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Are you a slave to numbers?

nutrition Feb 27, 2020

Calorie counting has fast become a hot topic over the years, and with the rise of applications available on your phone to help you log food and water, it has become even easier to track what we put in our bodies. However, is that becoming too much of an obsession? 

I have worked with many types of clients, and I have 2 groups I worry about the most, the ones that religiously punch the numbers of every morsel into an app, and those that are obsessed with clean eating, so much so it can be classed as an eating disorder (orthorexia). As a qualified nutritional coach, the latter I would refer to a qualified nutritionist/dietitian (those with a degree in nutrition) because it is beyond my scope of practice. However, the number crunchers are definitely within my remit. 

Nutrition in the fitness industry goes from a level 3 course in nutrition (open to L3 PT's & L4 S&C coaches) who can advise on the basics within guidelines set by NICE, to specialists in nutritional coaching, and nutritionists and dietitians with a degree. The basic level 3 nutrition certificate requires PT's & S&C coaches to offer advice and guidance (not programming or writing diets) within the government guidelines. This includes working out BMR (Basal Metabolic Rate) and giving the client an approximate figure of calorie intake based on their perceived activity level and estimated macronutrients (Carbohydrates, Fats & Proteins - see Government guideline chart below). Traditionally this is working to a calorie deficit to exercise, aiming for a 2lb weight loss per week (this is the standard loss we are advised).

Nutrition isn't so simple as creating a deficit in calories, and an increase in exercise, there is a little bit more involved. Especially when you consider that, the value in calories outside the body, is different to the value within the body. Yes you have to create a 'deficit' but that shouldn't mean you are cutting out your favourite foods, in fact the way I coach nutrition allows my clients to keep everything they like as long as they stick to my advice and guidance on their macro-nutrient intake. People also make the mistake of reducing the calories too much, which can, in extreme cases, lead to another growing eating disorder REDS (Relative Energy Deficit in Sport).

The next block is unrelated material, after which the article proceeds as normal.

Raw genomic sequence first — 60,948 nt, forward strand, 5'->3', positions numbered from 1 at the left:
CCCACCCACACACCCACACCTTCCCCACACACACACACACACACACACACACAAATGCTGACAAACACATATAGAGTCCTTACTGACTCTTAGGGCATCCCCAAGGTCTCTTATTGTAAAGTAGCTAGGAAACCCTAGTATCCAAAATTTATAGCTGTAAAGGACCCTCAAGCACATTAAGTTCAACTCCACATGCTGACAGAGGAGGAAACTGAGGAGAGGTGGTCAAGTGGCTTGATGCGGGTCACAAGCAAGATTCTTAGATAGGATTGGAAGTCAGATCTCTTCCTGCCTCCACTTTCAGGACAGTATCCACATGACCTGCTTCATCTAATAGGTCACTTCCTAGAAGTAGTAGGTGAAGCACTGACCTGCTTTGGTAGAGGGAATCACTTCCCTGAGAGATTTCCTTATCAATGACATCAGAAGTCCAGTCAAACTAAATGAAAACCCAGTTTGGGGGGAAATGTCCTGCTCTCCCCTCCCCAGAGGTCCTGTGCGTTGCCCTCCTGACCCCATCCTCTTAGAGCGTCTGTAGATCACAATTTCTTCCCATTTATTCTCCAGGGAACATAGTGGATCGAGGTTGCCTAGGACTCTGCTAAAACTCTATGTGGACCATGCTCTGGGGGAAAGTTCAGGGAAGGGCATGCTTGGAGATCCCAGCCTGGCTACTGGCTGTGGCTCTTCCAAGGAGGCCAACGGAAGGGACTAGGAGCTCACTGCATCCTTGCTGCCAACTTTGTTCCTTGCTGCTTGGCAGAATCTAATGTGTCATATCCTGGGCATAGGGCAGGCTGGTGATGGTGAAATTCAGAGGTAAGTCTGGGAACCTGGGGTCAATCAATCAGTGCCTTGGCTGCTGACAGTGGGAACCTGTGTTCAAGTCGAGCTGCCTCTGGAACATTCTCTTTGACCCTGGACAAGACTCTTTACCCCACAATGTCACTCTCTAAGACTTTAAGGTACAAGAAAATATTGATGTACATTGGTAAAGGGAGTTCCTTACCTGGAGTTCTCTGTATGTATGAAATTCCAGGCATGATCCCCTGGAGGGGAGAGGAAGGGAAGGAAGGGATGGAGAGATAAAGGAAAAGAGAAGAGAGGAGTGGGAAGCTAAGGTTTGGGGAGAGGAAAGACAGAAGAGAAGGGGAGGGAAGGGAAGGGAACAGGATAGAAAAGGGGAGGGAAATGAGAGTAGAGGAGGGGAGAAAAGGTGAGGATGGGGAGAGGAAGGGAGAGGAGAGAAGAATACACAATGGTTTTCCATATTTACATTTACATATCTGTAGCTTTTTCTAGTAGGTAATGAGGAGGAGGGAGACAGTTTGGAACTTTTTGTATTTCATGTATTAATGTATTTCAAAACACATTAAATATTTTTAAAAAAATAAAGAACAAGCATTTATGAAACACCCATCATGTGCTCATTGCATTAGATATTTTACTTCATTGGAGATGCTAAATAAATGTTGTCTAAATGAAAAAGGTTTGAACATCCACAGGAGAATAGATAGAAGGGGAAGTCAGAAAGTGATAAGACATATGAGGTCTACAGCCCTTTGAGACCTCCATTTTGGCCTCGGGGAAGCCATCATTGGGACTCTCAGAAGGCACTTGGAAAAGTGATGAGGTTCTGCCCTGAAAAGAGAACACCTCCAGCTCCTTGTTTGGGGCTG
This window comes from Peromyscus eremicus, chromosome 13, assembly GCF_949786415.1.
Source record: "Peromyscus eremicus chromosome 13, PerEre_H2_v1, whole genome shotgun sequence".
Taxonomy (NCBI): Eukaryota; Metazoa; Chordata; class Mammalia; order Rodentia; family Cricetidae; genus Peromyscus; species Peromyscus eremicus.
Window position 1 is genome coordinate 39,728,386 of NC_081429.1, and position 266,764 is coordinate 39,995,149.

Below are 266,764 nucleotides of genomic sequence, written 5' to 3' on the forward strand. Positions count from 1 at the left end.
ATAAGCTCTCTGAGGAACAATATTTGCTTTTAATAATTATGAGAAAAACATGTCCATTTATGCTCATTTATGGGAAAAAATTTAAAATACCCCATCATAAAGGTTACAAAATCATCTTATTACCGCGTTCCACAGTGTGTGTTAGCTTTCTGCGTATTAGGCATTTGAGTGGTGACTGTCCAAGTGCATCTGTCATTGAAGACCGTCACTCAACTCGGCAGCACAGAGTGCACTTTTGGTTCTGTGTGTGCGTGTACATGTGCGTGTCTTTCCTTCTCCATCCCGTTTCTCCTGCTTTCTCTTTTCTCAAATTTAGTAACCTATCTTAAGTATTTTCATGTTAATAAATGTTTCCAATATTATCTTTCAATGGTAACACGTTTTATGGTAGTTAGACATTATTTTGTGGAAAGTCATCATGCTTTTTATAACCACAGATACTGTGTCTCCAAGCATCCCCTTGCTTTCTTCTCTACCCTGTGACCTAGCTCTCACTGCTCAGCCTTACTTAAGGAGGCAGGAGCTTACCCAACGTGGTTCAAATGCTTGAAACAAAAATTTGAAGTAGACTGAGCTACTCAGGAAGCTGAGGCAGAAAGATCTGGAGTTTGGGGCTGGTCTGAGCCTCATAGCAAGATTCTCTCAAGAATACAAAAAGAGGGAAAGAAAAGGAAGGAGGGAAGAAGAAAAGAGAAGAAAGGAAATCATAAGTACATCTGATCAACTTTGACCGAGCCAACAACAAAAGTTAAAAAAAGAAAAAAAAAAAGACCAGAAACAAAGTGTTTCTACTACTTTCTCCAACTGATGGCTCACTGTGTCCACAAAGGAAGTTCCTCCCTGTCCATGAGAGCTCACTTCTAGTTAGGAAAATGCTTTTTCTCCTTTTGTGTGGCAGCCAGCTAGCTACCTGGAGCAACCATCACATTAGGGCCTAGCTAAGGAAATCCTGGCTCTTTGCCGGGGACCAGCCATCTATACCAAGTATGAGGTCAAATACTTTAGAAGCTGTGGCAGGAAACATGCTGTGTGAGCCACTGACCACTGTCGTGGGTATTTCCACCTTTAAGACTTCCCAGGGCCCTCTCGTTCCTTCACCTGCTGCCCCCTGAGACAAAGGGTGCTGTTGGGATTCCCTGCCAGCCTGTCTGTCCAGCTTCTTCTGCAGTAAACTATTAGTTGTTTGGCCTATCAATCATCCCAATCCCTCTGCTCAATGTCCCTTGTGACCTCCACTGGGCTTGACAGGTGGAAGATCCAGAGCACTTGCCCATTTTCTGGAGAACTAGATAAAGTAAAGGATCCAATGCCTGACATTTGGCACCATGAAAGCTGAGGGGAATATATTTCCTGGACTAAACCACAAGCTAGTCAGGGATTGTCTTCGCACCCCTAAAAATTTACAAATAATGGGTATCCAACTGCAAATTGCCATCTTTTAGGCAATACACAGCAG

The thing is a calories effectiveness can be affected by lots of things:

  • Food labels are not accurate - quite often the real calorie value can be higher or lower (with 5 different methods of working out calories there is no consistency).
  • We over or under estimate our portion sizes
  • We all process calories differently - gut bacteria can affect this and also see handout in the store (link below)
  • How we absorb calories from certain macronutrients can be different - interestingly we actually absorb less calories from nuts and seeds, only 68% from almonds for example.
  • Food preparation - how we prepare foods affects the calorie amount. A jacket potato after cooking can increase its calorific value by 91%
  • Thermogenesis - Your historical weight ca play an impact on energy expenditure.
  • Fitness trackers and gym machines are not accurate - for 300 calories burned a fitbit registers between 270-330, and a Nike fuelband regsisters 261-339. 
  • Sleep - lack of sleep can reduce the effectiveness of how a calorie is burned by up to 5-20%

Punching numbers in an app can also become obsessive and can lead to a negative relationship with food, so if you find yourself not eating something because you cannot log it, then it might be time to take the pressure of of you. The only people that really need to restrict their diets are professional athletes training for an event like the Olympics, they have a lifestyle that can sustain this, as well as a whole team of people behind them to monitor and advise effectiveness. 

Restricting what you eat or avoiding certain foods, without the proper support and guidance, demonises food groups and isn't sustainable, diets after all are short term fixes, not long term solutions. Sadly, clients expect instant results they can see, so weigh ins and measurements are visual reinforcers for those wanting a fast result. It is up to us as professionals to be totally honest with our clients. When these individuals stop the nutritional plan, they usually out the pre programme weight back on and more.

There are many factors that increase or decrease the results of your nutrition (you can check out my free nutrition infographic 'Lets Talk Diets' in the CPF Store)

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